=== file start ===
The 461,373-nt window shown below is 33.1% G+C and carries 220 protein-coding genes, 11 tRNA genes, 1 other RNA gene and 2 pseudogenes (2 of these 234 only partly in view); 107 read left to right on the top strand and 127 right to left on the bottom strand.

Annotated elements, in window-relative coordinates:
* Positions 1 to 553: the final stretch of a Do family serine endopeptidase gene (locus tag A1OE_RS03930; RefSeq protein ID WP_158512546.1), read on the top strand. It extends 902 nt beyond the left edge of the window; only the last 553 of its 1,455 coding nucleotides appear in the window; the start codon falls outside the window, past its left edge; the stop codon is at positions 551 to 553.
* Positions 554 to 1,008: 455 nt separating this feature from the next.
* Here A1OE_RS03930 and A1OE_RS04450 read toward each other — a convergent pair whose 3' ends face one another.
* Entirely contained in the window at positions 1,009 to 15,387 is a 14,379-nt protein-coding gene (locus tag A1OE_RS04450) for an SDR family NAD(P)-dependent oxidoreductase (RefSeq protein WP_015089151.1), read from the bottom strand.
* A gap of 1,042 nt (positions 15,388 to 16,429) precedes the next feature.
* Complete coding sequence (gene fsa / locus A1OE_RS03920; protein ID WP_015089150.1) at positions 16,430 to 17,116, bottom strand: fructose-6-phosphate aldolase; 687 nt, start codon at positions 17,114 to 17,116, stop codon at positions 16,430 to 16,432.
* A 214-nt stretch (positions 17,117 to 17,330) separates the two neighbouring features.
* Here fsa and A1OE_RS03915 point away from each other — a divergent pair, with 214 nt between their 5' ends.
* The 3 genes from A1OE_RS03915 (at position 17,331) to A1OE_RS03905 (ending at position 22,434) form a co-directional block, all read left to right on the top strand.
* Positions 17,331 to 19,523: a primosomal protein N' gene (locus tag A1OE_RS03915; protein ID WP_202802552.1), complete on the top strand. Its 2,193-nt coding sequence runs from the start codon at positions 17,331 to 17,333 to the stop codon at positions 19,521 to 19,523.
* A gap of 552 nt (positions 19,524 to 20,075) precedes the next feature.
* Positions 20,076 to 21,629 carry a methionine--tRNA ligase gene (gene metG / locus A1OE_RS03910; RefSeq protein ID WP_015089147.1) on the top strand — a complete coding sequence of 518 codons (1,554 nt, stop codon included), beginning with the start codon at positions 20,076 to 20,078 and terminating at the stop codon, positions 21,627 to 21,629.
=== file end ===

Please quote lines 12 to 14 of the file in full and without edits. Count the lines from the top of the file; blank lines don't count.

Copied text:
* Positions 17,331 to 19,523: a primosomal protein N' gene (locus tag A1OE_RS03915; protein ID WP_202802552.1), complete on the top strand. Its 2,193-nt coding sequence runs from the start codon at positions 17,331 to 17,333 to the stop codon at positions 19,521 to 19,523.
* A gap of 552 nt (positions 19,524 to 20,075) precedes the next feature.
* Positions 20,076 to 21,629 carry a methionine--tRNA ligase gene (gene metG / locus A1OE_RS03910; RefSeq protein ID WP_015089147.1) on the top strand — a complete coding sequence of 518 codons (1,554 nt, stop codon included), beginning with the start codon at positions 20,076 to 20,078 and terminating at the stop codon, positions 21,627 to 21,629.